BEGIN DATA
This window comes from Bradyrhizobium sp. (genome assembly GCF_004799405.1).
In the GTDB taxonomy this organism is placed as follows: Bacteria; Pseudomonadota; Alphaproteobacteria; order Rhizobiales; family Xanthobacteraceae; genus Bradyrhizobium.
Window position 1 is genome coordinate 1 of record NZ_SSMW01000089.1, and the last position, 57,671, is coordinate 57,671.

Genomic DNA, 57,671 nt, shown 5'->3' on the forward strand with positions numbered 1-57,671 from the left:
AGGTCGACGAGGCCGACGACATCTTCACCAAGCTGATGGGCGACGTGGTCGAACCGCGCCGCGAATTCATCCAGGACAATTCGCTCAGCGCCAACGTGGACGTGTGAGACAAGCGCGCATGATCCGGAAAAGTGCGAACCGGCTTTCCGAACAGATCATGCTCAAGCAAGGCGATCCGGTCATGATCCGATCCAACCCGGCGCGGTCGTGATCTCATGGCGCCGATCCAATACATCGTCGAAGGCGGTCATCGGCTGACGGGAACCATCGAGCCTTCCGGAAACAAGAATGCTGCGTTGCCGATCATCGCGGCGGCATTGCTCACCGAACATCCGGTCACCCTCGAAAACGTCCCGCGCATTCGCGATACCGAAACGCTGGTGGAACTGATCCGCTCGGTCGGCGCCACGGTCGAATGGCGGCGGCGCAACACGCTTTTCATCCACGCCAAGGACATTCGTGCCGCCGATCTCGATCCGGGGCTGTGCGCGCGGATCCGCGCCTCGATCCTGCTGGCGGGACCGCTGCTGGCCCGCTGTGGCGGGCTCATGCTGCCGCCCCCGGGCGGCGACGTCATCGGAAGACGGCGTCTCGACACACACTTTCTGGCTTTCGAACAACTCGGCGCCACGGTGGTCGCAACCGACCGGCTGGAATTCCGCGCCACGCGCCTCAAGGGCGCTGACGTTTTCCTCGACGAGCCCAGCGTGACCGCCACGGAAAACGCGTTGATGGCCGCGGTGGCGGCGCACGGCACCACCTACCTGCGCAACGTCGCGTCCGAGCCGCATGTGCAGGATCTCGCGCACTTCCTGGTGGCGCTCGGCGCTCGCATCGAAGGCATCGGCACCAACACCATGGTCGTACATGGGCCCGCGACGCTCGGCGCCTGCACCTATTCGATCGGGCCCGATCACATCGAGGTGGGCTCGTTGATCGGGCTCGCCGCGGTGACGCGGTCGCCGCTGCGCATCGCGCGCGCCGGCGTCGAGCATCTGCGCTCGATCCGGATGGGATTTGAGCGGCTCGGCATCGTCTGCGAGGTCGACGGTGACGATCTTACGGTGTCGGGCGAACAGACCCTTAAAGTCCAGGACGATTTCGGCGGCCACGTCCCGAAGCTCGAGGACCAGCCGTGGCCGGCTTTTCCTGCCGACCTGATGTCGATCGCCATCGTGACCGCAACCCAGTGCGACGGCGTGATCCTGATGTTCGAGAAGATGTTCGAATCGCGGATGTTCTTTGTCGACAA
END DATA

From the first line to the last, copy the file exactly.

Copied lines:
This window comes from Bradyrhizobium sp. (genome assembly GCF_004799405.1).
In the GTDB taxonomy this organism is placed as follows: Bacteria; Pseudomonadota; Alphaproteobacteria; order Rhizobiales; family Xanthobacteraceae; genus Bradyrhizobium.
Window position 1 is genome coordinate 1 of record NZ_SSMW01000089.1, and the last position, 57,671, is coordinate 57,671.

Genomic DNA, 57,671 nt, shown 5'->3' on the forward strand with positions numbered 1-57,671 from the left:
AGGTCGACGAGGCCGACGACATCTTCACCAAGCTGATGGGCGACGTGGTCGAACCGCGCCGCGAATTCATCCAGGACAATTCGCTCAGCGCCAACGTGGACGTGTGAGACAAGCGCGCATGATCCGGAAAAGTGCGAACCGGCTTTCCGAACAGATCATGCTCAAGCAAGGCGATCCGGTCATGATCCGATCCAACCCGGCGCGGTCGTGATCTCATGGCGCCGATCCAATACATCGTCGAAGGCGGTCATCGGCTGACGGGAACCATCGAGCCTTCCGGAAACAAGAATGCTGCGTTGCCGATCATCGCGGCGGCATTGCTCACCGAACATCCGGTCACCCTCGAAAACGTCCCGCGCATTCGCGATACCGAAACGCTGGTGGAACTGATCCGCTCGGTCGGCGCCACGGTCGAATGGCGGCGGCGCAACACGCTTTTCATCCACGCCAAGGACATTCGTGCCGCCGATCTCGATCCGGGGCTGTGCGCGCGGATCCGCGCCTCGATCCTGCTGGCGGGACCGCTGCTGGCCCGCTGTGGCGGGCTCATGCTGCCGCCCCCGGGCGGCGACGTCATCGGAAGACGGCGTCTCGACACACACTTTCTGGCTTTCGAACAACTCGGCGCCACGGTGGTCGCAACCGACCGGCTGGAATTCCGCGCCACGCGCCTCAAGGGCGCTGACGTTTTCCTCGACGAGCCCAGCGTGACCGCCACGGAAAACGCGTTGATGGCCGCGGTGGCGGCGCACGGCACCACCTACCTGCGCAACGTCGCGTCCGAGCCGCATGTGCAGGATCTCGCGCACTTCCTGGTGGCGCTCGGCGCTCGCATCGAAGGCATCGGCACCAACACCATGGTCGTACATGGGCCCGCGACGCTCGGCGCCTGCACCTATTCGATCGGGCCCGATCACATCGAGGTGGGCTCGTTGATCGGGCTCGCCGCGGTGACGCGGTCGCCGCTGCGCATCGCGCGCGCCGGCGTCGAGCATCTGCGCTCGATCCGGATGGGATTTGAGCGGCTCGGCATCGTCTGCGAGGTCGACGGTGACGATCTTACGGTGTCGGGCGAACAGACCCTTAAAGTCCAGGACGATTTCGGCGGCCACGTCCCGAAGCTCGAGGACCAGCCGTGGCCGGCTTTTCCTGCCGACCTGATGTCGATCGCCATCGTGACCGCAACCCAGTGCGACGGCGTGATCCTGATGTTCGAGAAGATGTTCGAATCGCGGATGTTCTTTGTCGACAA